Previously it was always recommended by official and unofficial quarters to the successive governments to reduce the debt burden by increasing exports and generating more revenues. This time again, the committee would end up suggesting the same. The fact of the matter is that there is no seriousness for achieving any target.

The Ministry of Commerce had given a 10 billion exports target for the current financial year but it does not seem to be achievable, with Minister of Commerce Razzak Dawood conceding that this "target was getting tougher and tougher."

He called for achieving a 20 per cent increase in exports during the remaining five months of the current fiscal to meet the target. But it appears that once again the government would end up getting Rs.8.5 billion or maximum Rs.9 billion through exports. The Chief Executive is all for improving the overall economic situation and chairs every now and then meetings over the issue. The question is whether he can fix the responsibility on any department for failure to increase exports which were actually down by 8 per cent in the month of December compared to the same month in 1999. Somebody should explain why there is no value addition and no diversification of exports. The private sector is interested to export only traditional items like raw cotton, textiles, rice, carpets, sports goods and surgical instruments. Pakistani exporters have failed to compete with other countries of the region. India, Bangladesh and Sri Lanka have been successful in increasing their exports by 20 to 25 per cent while we could increase only 10 per cent.

Likewise there is a shortfall of Rs.14 billion in revenues as the CBR could collect Rs.210 billion against the target of Rs.224 billion fixed for the first seven months of the current financial year. Under these circumstances, fears are being expressed that the CBR would not achieve its target of mobilising additional Rs.90 billion to achieve its revenue allocation target of Rs.430 billion which had already been revised downward by Rs.5 billion.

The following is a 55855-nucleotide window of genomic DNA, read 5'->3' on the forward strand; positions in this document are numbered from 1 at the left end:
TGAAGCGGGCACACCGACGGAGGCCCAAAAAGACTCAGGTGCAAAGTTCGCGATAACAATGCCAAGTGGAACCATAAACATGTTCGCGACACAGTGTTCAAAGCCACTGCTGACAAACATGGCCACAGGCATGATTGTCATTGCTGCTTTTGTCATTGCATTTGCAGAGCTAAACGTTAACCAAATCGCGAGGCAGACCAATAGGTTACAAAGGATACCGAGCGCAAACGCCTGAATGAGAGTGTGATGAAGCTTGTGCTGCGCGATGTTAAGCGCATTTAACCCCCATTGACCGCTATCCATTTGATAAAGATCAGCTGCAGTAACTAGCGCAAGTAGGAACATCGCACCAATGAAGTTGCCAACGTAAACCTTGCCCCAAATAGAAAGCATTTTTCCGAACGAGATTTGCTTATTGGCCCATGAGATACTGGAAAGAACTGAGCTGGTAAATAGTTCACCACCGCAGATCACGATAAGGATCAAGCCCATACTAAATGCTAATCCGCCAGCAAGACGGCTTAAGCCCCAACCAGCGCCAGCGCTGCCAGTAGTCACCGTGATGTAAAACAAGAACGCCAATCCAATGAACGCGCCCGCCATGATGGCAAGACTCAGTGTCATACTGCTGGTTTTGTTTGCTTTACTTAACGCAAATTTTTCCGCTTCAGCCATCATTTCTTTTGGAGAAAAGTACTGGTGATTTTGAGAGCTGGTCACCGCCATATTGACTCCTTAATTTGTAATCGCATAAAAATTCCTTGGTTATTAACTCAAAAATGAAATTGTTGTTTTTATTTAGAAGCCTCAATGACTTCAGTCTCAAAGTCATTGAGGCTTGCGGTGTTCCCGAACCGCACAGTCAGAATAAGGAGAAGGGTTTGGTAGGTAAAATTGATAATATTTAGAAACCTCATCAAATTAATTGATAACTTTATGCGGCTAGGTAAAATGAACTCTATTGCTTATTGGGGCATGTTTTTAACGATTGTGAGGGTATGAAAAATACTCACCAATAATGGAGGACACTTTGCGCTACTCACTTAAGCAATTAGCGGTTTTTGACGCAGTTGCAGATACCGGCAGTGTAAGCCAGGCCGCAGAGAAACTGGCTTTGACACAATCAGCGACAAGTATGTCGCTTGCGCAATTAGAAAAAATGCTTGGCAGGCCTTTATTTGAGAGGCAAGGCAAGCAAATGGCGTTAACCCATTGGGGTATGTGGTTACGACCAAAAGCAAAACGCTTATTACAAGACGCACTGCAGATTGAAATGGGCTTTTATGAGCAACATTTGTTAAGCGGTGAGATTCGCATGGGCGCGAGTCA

Furthermore the government has received one billion dollar less in foreign remittances due to prevailing hundi and havala systems. The reason is the continued poor performance of the Pakistan banks operating outside Pakistan.

Under these circumstances what could be delivered by the Debt Reduction Committee is a million dollar question and how would the government meet this situation is still to be seen.

There is almost a consensus amongst the independent economists that it is high time Pakistan should move for debt forgiveness. The West has gained a great deal from she technological advances, communications revolution and the information age. So, for a period of about ten years or so, it should be able to share this large wealth with the poor countries to help them pull out of poverty. And their debt forgiveness should not be confined to the least developed countries. Countries like Pakistan should also have the benefit of debt forgiveness, though not of the entire debt.